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We apply a well-known strategy to the UK stock market to find future investment winners
Thursday 25 Oct 2018 Author: Ian Conway

There are few truly great investors who reliably beat the market, and even they will admit they don’t get it right every time.

Most investors, private and professional, are doing well if they can match an index over the long term.

Even if you invest with a professional manager who does perform in line with the index, after management fees your returns will be lower.

That is one of the reasons why index investing has become so popular over the last decade. If you don’t have the time or the skill to pick stocks yourself, by using an index or tracker fund you can get the same return as the market with much lower fees than an actively-managed fund.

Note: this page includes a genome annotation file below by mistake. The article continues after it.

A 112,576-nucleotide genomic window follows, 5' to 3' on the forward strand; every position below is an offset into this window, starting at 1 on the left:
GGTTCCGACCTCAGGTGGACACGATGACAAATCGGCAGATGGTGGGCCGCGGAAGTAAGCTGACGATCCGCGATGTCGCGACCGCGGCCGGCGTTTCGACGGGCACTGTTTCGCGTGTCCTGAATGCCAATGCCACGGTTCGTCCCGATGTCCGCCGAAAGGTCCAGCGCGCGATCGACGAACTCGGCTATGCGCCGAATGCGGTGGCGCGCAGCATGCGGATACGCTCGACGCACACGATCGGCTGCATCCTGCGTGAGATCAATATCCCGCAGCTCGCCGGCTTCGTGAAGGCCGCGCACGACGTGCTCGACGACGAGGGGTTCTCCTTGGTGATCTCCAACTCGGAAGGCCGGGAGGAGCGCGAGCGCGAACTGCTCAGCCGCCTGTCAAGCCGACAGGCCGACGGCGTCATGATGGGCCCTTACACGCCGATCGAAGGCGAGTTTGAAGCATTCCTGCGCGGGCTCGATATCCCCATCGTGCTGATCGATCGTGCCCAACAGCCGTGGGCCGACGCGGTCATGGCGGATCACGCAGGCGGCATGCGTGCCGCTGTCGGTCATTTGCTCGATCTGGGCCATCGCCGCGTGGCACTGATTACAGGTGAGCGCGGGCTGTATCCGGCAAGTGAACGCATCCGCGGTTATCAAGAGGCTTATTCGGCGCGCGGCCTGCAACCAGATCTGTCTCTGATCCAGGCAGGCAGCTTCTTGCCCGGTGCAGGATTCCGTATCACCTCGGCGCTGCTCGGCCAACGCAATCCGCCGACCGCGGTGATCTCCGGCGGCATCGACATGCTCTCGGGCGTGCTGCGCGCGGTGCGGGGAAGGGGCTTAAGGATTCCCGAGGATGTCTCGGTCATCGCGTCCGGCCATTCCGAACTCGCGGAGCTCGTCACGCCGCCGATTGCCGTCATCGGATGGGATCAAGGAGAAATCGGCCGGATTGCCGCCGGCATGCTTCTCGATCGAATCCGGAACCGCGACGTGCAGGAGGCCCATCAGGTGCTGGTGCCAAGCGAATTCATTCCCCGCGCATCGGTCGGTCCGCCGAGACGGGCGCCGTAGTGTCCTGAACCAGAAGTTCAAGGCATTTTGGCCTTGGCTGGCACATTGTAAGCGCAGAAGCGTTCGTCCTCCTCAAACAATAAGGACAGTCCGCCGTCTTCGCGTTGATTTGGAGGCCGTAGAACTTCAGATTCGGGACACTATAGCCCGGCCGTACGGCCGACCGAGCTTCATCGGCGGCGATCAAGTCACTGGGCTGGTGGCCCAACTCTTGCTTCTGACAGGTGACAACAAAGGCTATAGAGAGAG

While that’s fine if you want to invest in funds, what about those who are happy to invest in individual company shares – is there any way you can get some help to beat the market? The answer is yes.


In Little Book That Beats The Market, veteran money manager Joel Greenblatt argues that you can succeed. Moreover he argues that anyone can do it, and that the results are repeatable.

Greenblatt wrote in his book, published in 2006, that a portfolio of 30 stocks following his ‘Magic Formula’ delivered approximately 30.8% per year in the preceding 17 years. During that period the overall market averaged a return of 12.3% a year.

In the book he argues that investors need to view their relationship with companies as if they are actively involved in them.